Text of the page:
Well, I disagree. This is a matter of philosophy -- I don't think there
are objective, unequivocable arguments in either direction -- but I don't
really see the advantage of one over the other, and my preference is that
the less code one writes, the less likely one is to write buggy code.
If I write some code, I want it to add some real value to the user.
Replacing the standard Microsoft "process terminating" dialog with one's
own doesn't seem to add any real value for the user. In fact, while I
don't know the details my understanding is that Microsoft has a reporting
system tied to that dialog that, if you present your own dialog, you
completely shortcut. I realize most software authors probably don't avail
themselves of the reporting system, but it's there nonetheless.
It's my feeling that if all you're going to do when you catch an exception
globally, or receive report of it via some event, is to shut down the
application then, well...Windows can shut down the application just as
well as you can.
It would probably be helpful to read the documentation pages for those
events. I'd start with the high-level discussion of exceptions in managed
And then of course look at the documentation for the specific events.
First, _neither_ event really "catches" exceptions. They are events that
are raised when unhandled exceptions occur. Generally, UnhandledException
is for dealing with exceptions in non-GUI threads, while ThreadException
is raised for exceptions in GUI threads. Subscribing to ThreadException
does in fact change the behavior of the application if an unhandled
exception occurs, but it's still not really handling the exception.
Since I don't use either myself (see above regarding my philosophical bent
with respect to this issue :) ), I can't really offer much precise
discussion about the events. But my understanding is that with
ThreadException, you can in fact suppress termination of the application
due to an exception raised during the processing of a window message if
you subscribe to the event. With UnhandledException, it not being
relevant for GUI threads, this doesn't happen. An exception in a non-GUI
thread will cause the application to terminate regardless.
You can theoretically try anything you want. For ThreadException, since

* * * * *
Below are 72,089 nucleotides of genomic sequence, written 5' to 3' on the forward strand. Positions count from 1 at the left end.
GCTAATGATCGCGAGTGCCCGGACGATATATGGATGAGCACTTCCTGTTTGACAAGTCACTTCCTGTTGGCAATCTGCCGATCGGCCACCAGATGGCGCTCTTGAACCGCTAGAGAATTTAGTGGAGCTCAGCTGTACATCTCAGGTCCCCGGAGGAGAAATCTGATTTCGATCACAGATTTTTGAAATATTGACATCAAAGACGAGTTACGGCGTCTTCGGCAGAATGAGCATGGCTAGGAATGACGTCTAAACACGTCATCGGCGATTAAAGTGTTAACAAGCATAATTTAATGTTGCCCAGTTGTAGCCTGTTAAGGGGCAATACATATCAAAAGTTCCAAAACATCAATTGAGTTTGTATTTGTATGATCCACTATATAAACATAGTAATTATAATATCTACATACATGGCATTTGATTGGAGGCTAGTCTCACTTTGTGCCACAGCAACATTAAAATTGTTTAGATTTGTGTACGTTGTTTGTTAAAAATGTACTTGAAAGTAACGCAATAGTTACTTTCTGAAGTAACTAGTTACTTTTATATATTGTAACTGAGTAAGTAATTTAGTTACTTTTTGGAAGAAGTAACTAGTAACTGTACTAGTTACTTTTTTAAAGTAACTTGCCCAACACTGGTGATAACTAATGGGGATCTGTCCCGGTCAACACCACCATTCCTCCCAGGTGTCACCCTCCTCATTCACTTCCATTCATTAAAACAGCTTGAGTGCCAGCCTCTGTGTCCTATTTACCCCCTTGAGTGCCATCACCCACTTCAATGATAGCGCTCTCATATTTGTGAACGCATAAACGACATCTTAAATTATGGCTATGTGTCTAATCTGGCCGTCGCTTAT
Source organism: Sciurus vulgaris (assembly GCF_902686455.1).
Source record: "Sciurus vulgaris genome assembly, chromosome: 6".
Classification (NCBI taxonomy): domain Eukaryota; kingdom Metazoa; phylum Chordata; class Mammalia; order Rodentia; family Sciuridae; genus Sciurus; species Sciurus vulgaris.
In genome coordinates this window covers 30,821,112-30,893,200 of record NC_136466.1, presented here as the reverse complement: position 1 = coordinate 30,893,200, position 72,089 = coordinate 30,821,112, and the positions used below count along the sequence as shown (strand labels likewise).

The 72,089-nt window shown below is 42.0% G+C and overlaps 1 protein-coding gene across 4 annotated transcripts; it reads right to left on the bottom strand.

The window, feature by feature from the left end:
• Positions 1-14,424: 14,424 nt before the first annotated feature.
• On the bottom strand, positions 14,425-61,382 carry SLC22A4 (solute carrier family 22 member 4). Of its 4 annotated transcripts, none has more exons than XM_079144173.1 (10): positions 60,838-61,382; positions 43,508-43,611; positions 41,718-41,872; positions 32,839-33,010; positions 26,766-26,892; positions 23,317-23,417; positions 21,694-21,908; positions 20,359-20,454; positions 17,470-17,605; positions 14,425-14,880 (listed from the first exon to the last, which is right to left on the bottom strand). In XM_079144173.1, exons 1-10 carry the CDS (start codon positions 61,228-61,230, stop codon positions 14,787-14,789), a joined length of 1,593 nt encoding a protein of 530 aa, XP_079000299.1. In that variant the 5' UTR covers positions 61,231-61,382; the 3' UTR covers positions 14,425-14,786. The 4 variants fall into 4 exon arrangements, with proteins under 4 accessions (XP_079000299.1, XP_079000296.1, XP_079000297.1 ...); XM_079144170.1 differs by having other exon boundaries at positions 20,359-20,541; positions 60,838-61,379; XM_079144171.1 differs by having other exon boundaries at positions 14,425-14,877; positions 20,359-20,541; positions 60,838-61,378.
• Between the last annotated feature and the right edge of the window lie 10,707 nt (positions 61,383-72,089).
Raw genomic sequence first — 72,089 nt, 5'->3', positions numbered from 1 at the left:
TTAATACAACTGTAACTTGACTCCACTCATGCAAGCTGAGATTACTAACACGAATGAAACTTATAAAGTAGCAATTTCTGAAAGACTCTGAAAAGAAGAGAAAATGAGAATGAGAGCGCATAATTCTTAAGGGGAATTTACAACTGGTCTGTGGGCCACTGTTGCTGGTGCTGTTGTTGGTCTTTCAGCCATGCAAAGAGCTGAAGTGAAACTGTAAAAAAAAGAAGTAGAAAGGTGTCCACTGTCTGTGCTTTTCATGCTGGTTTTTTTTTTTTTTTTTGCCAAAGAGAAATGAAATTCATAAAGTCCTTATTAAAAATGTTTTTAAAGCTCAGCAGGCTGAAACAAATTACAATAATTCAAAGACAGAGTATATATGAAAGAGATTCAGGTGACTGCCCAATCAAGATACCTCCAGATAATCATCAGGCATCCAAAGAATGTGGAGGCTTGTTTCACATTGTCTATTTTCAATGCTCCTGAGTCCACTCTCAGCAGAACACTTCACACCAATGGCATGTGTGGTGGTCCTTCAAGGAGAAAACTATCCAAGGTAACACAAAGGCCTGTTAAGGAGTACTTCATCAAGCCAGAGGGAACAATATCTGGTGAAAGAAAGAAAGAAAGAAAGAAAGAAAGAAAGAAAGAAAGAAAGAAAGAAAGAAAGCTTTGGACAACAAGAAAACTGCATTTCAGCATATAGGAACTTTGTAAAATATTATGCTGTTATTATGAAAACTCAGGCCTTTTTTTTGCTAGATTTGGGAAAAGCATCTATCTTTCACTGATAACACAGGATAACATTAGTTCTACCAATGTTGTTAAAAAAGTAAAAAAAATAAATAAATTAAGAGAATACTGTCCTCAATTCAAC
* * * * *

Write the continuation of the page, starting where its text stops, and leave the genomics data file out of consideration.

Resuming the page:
the message pump hasn't been shut down, any UI stuff should work. For
UnhandledException, you would need to start up a new message pump (either
explicitly, or by showing a dialog modally), but you could probably get
some UI to happen.
But why would you? Shut down database connections? Those will go away
soon enough once the process has been terminated. How can you be sure you
can shut them down cleanly? What if the exception occurred while you were
already trying to shut them down cleanly, and you had a bug in your code
that prevented that from happening correctly?
The problem with thinking that you can do something to recover from these
kinds of exceptions is that by definition, they were unexpected and you
have no reason to believe that _any_ of your data is in a consistent
state. It could be that none of the data is corrupted, or it could be
that all of it is. And heaven help you if your code's execution path
depends on the data (as is very commonly the case), which means that you
have no idea what code is safe to execute except that which is entirely
independent of your data (and what use would executing that code be?).
So, the best you can do is perhaps log an error to a file (a file
dedicated to the purpose of logging unexpected exceptions like this,
guaranteed to be unrelated to whatever exception occurred). And in fact,
in some cases this is definitely a useful thing. If you have a close
relationship with your users and they can be relied upon to provide such a
file and to discuss with you the nature of the exception, this sort of
thing can be very useful.
So, it's not that there's no use for this sort of global exception
handling. It's just that I feel people should be realistic about what
sorts of things can be done when dealing with exceptions in a global way.
IMHO, recovery is not a likely option.